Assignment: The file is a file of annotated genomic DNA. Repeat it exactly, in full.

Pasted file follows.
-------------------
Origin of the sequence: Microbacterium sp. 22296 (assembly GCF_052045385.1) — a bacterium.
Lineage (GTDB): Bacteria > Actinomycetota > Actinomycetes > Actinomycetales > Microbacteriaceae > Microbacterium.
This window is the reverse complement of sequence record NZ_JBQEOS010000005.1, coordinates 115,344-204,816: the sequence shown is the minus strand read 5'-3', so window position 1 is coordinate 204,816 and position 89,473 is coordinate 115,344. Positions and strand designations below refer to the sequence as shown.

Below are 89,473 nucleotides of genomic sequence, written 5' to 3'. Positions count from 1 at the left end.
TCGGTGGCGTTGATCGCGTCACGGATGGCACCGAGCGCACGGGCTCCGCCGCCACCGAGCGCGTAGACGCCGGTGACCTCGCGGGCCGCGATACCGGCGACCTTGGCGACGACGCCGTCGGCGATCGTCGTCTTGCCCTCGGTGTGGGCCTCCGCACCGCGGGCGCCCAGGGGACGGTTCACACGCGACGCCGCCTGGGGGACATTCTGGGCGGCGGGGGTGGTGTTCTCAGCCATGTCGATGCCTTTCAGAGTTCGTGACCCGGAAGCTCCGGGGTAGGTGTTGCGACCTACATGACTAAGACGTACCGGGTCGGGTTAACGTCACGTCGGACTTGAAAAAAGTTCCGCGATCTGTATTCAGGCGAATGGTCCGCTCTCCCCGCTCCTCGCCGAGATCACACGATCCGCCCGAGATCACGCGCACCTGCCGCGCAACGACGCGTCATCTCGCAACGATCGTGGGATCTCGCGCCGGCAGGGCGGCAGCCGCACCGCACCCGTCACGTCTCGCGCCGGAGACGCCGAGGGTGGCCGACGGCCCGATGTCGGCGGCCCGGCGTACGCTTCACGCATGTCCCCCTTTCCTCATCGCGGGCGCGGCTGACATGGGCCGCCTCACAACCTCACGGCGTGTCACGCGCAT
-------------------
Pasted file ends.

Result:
Origin of the sequence: Microbacterium sp. 22296 (assembly GCF_052045385.1) — a bacterium.
Lineage (GTDB): Bacteria > Actinomycetota > Actinomycetes > Actinomycetales > Microbacteriaceae > Microbacterium.
This window is the reverse complement of sequence record NZ_JBQEOS010000005.1, coordinates 115,344-204,816: the sequence shown is the minus strand read 5'-3', so window position 1 is coordinate 204,816 and position 89,473 is coordinate 115,344. Positions and strand designations below refer to the sequence as shown.

Below are 89,473 nucleotides of genomic sequence, written 5' to 3'. Positions count from 1 at the left end.
TCGGTGGCGTTGATCGCGTCACGGATGGCACCGAGCGCACGGGCTCCGCCGCCACCGAGCGCGTAGACGCCGGTGACCTCGCGGGCCGCGATACCGGCGACCTTGGCGACGACGCCGTCGGCGATCGTCGTCTTGCCCTCGGTGTGGGCCTCCGCACCGCGGGCGCCCAGGGGACGGTTCACACGCGACGCCGCCTGGGGGACATTCTGGGCGGCGGGGGTGGTGTTCTCAGCCATGTCGATGCCTTTCAGAGTTCGTGACCCGGAAGCTCCGGGGTAGGTGTTGCGACCTACATGACTAAGACGTACCGGGTCGGGTTAACGTCACGTCGGACTTGAAAAAAGTTCCGCGATCTGTATTCAGGCGAATGGTCCGCTCTCCCCGCTCCTCGCCGAGATCACACGATCCGCCCGAGATCACGCGCACCTGCCGCGCAACGACGCGTCATCTCGCAACGATCGTGGGATCTCGCGCCGGCAGGGCGGCAGCCGCACCGCACCCGTCACGTCTCGCGCCGGAGACGCCGAGGGTGGCCGACGGCCCGATGTCGGCGGCCCGGCGTACGCTTCACGCATGTCCCCCTTTCCTCATCGCGGGCGCGGCTGACATGGGCCGCCTCACAACCTCACGGCGTGTCACGCGCAT